A Chinese newspaper has accused the US makers of computer game Battlefield 4 of demonising their country with cultural aggression .
The article, which appeared in military paper Zhongguo Guofangbao last week, also
accuses American company Electronic Arts of discrediting China with cultural aggression .
It is a first person shooter game with players taking control of an American soldier in a conflict against a rogue Chinese general and missions
include an attack on Beijing.
According a comment piece in the South China Morning Post:
When western countries would make war games in the past, they would settle on Russia if they needed an imaginary enemy.
But in recent years, with the boosting of China's national strength, China threat theories run rampant, and foreign companies are increasingly keen to put the Sino-US conflict in their games as a gimmick to attract attention.
The use of video games...to discredit one country's image in the eyes of other countries is a new form of cultural penetration and aggression.
Due to the supposed discrediting of China's national image in the futuristic plot line of the game, Battlefield 4 has been banned from sale as of this week. The Chinese Ministry of Culture said the game is to be removed from physical shelves as well as
all China-based online sales channels.
Those that've already downloaded the game in China will be unable to access any online content and are encouraged to delete the game from their consoles and PCs. The Chinese Ministry of Culture suggests that
Is an illegal game, with content that endangers national security, and is all about a cultural invasion.
Battlefield 4 relevant available downloads, patches, news, and other
requirements [shall be] deleted within 24 hours.
Apparently the bit in the game where American soldiers must march into China to help in a state of social instability is not entirely welcome as a possible futuristic outcome in the
country at the moment.
Confidential Report: An Australian Transgression is a 2010 Australia documentary by Robert Cettl. With Mel Kelly, Teri Louise Kelly and Desiree Laz.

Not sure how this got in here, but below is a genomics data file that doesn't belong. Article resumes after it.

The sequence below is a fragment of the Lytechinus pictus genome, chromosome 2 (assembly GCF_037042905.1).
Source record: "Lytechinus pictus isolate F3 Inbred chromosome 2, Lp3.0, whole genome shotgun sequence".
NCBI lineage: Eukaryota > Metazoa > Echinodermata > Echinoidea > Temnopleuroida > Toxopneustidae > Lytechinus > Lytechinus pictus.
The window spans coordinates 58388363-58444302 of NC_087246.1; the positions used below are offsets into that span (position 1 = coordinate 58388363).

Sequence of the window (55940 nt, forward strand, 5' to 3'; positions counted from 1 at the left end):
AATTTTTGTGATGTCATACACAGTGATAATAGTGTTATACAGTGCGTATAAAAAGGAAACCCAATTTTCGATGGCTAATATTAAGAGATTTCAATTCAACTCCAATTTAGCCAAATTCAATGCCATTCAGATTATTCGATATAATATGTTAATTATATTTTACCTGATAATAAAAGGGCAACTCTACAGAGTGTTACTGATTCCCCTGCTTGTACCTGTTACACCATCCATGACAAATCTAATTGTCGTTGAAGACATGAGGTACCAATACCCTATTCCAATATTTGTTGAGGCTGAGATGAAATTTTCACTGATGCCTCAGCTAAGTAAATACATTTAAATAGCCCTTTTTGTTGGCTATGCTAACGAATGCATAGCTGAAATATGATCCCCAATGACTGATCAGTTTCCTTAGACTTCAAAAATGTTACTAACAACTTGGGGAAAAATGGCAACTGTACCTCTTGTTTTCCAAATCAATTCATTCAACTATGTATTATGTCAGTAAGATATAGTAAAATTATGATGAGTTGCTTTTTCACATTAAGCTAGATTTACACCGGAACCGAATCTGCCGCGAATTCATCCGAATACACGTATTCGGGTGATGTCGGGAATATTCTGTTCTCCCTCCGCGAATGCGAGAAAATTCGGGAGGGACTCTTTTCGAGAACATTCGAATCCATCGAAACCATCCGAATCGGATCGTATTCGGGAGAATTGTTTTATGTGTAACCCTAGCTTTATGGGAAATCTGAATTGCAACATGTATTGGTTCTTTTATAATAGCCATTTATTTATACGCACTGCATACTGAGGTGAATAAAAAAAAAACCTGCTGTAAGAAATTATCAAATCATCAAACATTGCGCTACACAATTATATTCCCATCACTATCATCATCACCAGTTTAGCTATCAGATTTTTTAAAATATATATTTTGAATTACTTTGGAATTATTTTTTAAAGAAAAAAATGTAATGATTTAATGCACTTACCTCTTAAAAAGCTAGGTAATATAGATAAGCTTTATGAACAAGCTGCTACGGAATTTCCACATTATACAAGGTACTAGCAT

A politically charged documentary film, deemed suitable for inclusion in Australia's national film archive, which examines the ethics of censorship has found itself unable to be shown publicly after seemingly falling foul of the very
laws it explores. Unable to obtain a rating or certification, the film is now effectively banned by the very censorship it sought to expose.
Since the early 2000s limited scenes of actual sex are allowed in Australia under an R18+
rating. Films like Michael Winterbottom's 9 Songs , John Cameron Mitchell's Shortbus , Lars Von Trier's Anti-Christ , Gaspar Noe's Irreversible , Nagisa Oshima's In the Realm of the Senses can be shown.
However, while the X18+ rating prohibits any violence, sexual violence or assaultive language in a film with actual sex, the presence of limited actual sex within the R18+ rating allows for an aesthetic combination of hardcore
sex, violence and sexual violence, subject to the impact test. [meaningless bollox where by the censors claim to have some objective scale of censorability. Anything they want to ban or cut they describe it as a high impact, and then say it is
banned because it is high impact, as if this was some sort of justification].
The intent of Confidential Report: an Australian Transgression is an exploration of these aesthetics and the censorship agenda that supports
them, in the context of the specific underground Adelaide, South Australian community that deploys them as artistic tropes and is not in any way offended by them.
The film thus deliberately includes examples of all
prohibited content -- actual sex, assaultive language, violence, sexual violence, blasphemy -- but staged in such a matter as to be constantly self-referential and, in terms of the impact test, comparatively mild and as aesthetics, unpolished, raw, home
movie and social media inspired.
In so doing, the film depicts (interpretively) exactly the offensive aesthetics that straddle the R18+, X18+ and RC classifications.
As Confidential Report film includes sexually explicit scenes as well as both violence and sexual violence (and sexually assaultive language in performance), it deliberately includes taboo aesthetics as delineated in the Australian Film Classification Board Guidelines as prohibited. It arguably falls between Australia's two adults-only ratings R and X (for non-violent erotica).
Russian police have opened a probe into a play based on Oscar Wilde's An Ideal Husband staged by Moscow's MKhT theater, which the Russian Orthodox church claimed to be "blasphemous."
The probe into Idealny Muzh. Komediya (An
Ideal Husband. A Comedy) , written and directed by Konstantin Bogomolov , was opened in response to complaints by four members of the public.
The complaints may be linked to comments by the Russian Orthodox church which earlier criticized the
performance. Perennial whinger, and Russian Orthodox Church spokesman, Vsevolod Chaplin was quoted as saying:
From my point of view, [the performance] contained the profanation of the crucifix symbol, as an almost
totally naked woman imitated it.
In late November, a performance of the play was disrupted by Orthodox activists, who went onstage, shouting blasphemy accusations.